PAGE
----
Bonheur & Beyond: Celebrating Women in Wildlife ArtJune 4, 2022 - August 16, 2022
“It wasn’t really until the latter half of the 20th century that women artists started being seriously recognized, but even then, they were still separated from their male contemporaries—recognized as ‘women artists’ rather than ‘artists,’” says Dr. Tammi Hanawalt. “But their work stands out in its own right.” A goal of this exhibit is to bring awareness to the excellence and importance of female artists with work in the Museum’s permanent collection. “We want to recognize women artists as artists and show that their work is valued,” Hanawalt says. “The works in this exhibit are remarkable and are significant contributions in art history. And they all happen to be done by women.” Rosa Bonheur’s artwork is the centerpiece because 2022 marks the 200th anniversary of her birth. The Museum has six Bonheur works in its collection.
Rosa Bonheur (1822-1899) was one of the most famous women artists of the 19th century and one of the most esteemed animal painters in history. Her reputation and popularity grew steadily during the Victorian era, especially among the British middle class. Bonheur’s animal paintings showed her attention to detail from her in-depth studies of animal anatomy to her sensitivity for her subject matter, which aligned with growing interest in animal rights and women’s rights movements. Her rejection of Victorian societal norms, specifically her tendency to dress in what was deemed “masculine” attire, brought her further attention as a point of interest among contemporary audiences. Although Bonheur gained financial and critical success in her time, she was an anomaly. Women artists, particularly those who depict wildlife, have been under recognized throughout history. To celebrate the 200th anniversary of Bonheur’s birth and in honor of the Museum’s 35th anniversary, we present an exhibit featuring works by Bonheur alongside a selection of historic and contemporary pieces by women artists from the permanent collection.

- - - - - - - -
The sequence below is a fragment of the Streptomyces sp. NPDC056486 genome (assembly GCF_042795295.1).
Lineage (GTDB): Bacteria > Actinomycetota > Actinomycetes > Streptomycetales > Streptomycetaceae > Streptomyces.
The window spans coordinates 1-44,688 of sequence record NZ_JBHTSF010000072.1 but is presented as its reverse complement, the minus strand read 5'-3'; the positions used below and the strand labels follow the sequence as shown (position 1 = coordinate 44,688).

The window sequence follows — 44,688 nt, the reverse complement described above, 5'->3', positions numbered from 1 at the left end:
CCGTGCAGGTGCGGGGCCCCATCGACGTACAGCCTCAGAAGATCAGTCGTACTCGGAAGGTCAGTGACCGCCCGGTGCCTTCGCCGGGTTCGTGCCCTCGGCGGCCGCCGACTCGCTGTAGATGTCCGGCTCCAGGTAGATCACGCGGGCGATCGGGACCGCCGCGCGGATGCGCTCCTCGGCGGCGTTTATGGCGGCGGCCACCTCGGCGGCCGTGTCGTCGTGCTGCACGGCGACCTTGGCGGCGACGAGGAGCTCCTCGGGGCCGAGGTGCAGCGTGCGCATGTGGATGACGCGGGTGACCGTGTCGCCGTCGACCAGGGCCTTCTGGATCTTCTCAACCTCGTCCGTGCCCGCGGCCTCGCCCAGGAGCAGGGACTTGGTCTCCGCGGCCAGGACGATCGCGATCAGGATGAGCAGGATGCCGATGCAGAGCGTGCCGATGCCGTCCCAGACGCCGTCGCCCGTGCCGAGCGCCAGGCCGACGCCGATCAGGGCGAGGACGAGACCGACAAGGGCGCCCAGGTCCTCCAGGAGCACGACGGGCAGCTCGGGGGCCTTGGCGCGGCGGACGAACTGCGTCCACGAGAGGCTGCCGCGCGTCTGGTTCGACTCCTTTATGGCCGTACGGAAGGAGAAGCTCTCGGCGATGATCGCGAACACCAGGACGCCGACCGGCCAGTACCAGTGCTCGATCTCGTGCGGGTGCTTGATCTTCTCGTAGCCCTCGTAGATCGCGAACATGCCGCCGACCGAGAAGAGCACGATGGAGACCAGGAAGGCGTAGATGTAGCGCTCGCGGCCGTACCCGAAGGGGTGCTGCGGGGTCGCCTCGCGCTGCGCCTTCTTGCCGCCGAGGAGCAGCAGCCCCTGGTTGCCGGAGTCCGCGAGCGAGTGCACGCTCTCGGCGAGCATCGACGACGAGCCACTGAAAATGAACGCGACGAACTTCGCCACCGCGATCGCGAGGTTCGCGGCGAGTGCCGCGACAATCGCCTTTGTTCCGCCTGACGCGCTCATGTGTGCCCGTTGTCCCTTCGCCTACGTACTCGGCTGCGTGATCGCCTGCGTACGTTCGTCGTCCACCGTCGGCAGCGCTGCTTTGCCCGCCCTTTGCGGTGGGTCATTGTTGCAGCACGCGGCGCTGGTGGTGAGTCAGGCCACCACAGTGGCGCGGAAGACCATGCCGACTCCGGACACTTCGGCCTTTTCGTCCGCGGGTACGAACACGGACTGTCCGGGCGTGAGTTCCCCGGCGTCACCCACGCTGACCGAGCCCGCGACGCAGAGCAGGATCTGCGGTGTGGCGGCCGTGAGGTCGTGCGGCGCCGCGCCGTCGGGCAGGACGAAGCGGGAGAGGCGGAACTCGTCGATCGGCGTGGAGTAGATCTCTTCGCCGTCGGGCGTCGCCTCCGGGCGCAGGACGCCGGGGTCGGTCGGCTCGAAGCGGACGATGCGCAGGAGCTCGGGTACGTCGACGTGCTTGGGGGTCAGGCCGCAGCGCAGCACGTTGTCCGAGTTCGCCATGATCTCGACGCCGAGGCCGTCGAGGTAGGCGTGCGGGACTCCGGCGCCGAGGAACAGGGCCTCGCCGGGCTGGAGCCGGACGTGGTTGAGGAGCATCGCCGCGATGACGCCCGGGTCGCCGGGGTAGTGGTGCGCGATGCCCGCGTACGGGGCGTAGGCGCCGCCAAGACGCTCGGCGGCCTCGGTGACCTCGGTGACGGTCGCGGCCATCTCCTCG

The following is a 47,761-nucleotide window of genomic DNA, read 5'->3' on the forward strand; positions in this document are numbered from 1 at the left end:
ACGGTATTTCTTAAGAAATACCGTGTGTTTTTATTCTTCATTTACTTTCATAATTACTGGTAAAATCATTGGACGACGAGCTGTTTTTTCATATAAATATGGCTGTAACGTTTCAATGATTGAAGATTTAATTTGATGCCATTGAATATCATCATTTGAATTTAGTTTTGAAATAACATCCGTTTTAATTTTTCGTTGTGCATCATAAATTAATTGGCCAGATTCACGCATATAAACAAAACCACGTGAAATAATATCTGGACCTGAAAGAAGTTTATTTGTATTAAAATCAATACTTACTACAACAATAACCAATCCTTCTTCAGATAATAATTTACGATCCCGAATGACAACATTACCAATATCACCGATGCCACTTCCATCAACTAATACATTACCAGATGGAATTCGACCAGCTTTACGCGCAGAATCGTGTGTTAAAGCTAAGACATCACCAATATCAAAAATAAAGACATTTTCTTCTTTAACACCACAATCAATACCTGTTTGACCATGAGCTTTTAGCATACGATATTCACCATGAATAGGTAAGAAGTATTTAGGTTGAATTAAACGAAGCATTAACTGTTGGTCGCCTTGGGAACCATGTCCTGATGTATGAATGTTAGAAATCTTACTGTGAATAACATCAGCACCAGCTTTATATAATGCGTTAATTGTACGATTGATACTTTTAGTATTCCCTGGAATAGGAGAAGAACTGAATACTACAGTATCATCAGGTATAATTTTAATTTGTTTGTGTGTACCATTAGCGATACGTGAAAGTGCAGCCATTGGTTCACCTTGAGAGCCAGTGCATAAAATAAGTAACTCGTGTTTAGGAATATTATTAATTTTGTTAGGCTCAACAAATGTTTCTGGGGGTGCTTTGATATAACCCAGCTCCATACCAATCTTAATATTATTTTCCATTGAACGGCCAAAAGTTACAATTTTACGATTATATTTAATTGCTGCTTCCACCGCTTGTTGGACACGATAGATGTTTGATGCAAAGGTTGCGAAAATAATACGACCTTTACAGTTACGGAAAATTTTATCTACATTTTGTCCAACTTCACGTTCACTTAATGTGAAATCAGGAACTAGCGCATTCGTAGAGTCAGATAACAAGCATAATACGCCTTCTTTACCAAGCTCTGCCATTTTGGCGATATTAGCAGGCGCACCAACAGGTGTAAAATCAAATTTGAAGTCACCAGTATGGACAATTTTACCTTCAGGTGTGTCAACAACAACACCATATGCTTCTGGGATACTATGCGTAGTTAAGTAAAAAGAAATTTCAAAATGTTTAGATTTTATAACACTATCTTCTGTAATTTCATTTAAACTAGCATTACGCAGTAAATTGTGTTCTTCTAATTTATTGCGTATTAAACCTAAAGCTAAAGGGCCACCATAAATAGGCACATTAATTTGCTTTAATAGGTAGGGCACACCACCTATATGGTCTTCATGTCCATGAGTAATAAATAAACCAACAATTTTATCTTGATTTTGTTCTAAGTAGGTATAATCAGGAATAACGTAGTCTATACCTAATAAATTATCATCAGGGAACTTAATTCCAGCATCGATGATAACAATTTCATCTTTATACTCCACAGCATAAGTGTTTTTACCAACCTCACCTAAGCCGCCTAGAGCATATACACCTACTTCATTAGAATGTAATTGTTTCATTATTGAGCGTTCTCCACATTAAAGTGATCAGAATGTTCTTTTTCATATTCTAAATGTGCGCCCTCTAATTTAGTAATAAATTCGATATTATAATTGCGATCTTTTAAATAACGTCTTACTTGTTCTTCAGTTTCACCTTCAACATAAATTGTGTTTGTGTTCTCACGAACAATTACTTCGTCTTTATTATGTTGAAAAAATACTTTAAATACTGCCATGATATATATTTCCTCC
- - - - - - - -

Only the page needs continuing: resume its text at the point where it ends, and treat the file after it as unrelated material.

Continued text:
For the Love of CaninesThrough August 27, 2023
For the Love of Canines questions humans’ relation and fascination with canines, whether love or loathing, through works of art from the Museum’s permanent collection.See the Exhibit
Survival of the FittestThrough August 20, 2023
Only two museums in the world, the National Museum of Wildlife Art and the Rijksmuseum Twenthe (in Enschede, Netherlands), hold masterworks by each member of the Big Four. Survival of the Fittest will bring together the best paintings from these two institutions and use them to explore colonialism, Darwinism, art history, land and wildlife conservation, as well as Indigenous peoples’ ways of life and seeing nature.See the Exhibit